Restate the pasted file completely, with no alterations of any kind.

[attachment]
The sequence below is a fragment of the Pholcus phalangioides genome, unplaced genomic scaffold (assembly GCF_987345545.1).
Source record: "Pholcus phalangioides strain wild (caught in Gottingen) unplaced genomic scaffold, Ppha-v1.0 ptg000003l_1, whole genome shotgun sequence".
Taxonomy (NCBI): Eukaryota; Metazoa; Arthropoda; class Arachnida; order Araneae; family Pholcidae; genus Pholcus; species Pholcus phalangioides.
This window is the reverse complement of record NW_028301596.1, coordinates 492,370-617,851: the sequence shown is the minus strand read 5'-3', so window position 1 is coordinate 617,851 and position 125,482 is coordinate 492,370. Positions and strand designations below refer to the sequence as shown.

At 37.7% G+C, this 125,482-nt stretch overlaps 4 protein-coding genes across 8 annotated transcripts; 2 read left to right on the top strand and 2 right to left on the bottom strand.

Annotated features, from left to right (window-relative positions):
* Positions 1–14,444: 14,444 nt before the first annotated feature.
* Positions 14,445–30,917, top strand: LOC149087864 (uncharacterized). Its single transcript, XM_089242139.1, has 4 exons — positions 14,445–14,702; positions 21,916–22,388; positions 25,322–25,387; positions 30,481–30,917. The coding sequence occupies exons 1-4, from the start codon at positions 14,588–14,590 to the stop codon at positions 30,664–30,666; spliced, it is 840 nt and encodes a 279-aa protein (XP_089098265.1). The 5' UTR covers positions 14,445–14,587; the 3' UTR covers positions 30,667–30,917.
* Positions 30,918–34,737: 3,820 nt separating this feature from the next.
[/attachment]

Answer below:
The sequence below is a fragment of the Pholcus phalangioides genome, unplaced genomic scaffold (assembly GCF_987345545.1).
Source record: "Pholcus phalangioides strain wild (caught in Gottingen) unplaced genomic scaffold, Ppha-v1.0 ptg000003l_1, whole genome shotgun sequence".
Taxonomy (NCBI): Eukaryota; Metazoa; Arthropoda; class Arachnida; order Araneae; family Pholcidae; genus Pholcus; species Pholcus phalangioides.
This window is the reverse complement of record NW_028301596.1, coordinates 492,370-617,851: the sequence shown is the minus strand read 5'-3', so window position 1 is coordinate 617,851 and position 125,482 is coordinate 492,370. Positions and strand designations below refer to the sequence as shown.

At 37.7% G+C, this 125,482-nt stretch overlaps 4 protein-coding genes across 8 annotated transcripts; 2 read left to right on the top strand and 2 right to left on the bottom strand.

Annotated features, from left to right (window-relative positions):
* Positions 1–14,444: 14,444 nt before the first annotated feature.
* Positions 14,445–30,917, top strand: LOC149087864 (uncharacterized). Its single transcript, XM_089242139.1, has 4 exons — positions 14,445–14,702; positions 21,916–22,388; positions 25,322–25,387; positions 30,481–30,917. The coding sequence occupies exons 1-4, from the start codon at positions 14,588–14,590 to the stop codon at positions 30,664–30,666; spliced, it is 840 nt and encodes a 279-aa protein (XP_089098265.1). The 5' UTR covers positions 14,445–14,587; the 3' UTR covers positions 30,667–30,917.
* Positions 30,918–34,737: 3,820 nt separating this feature from the next.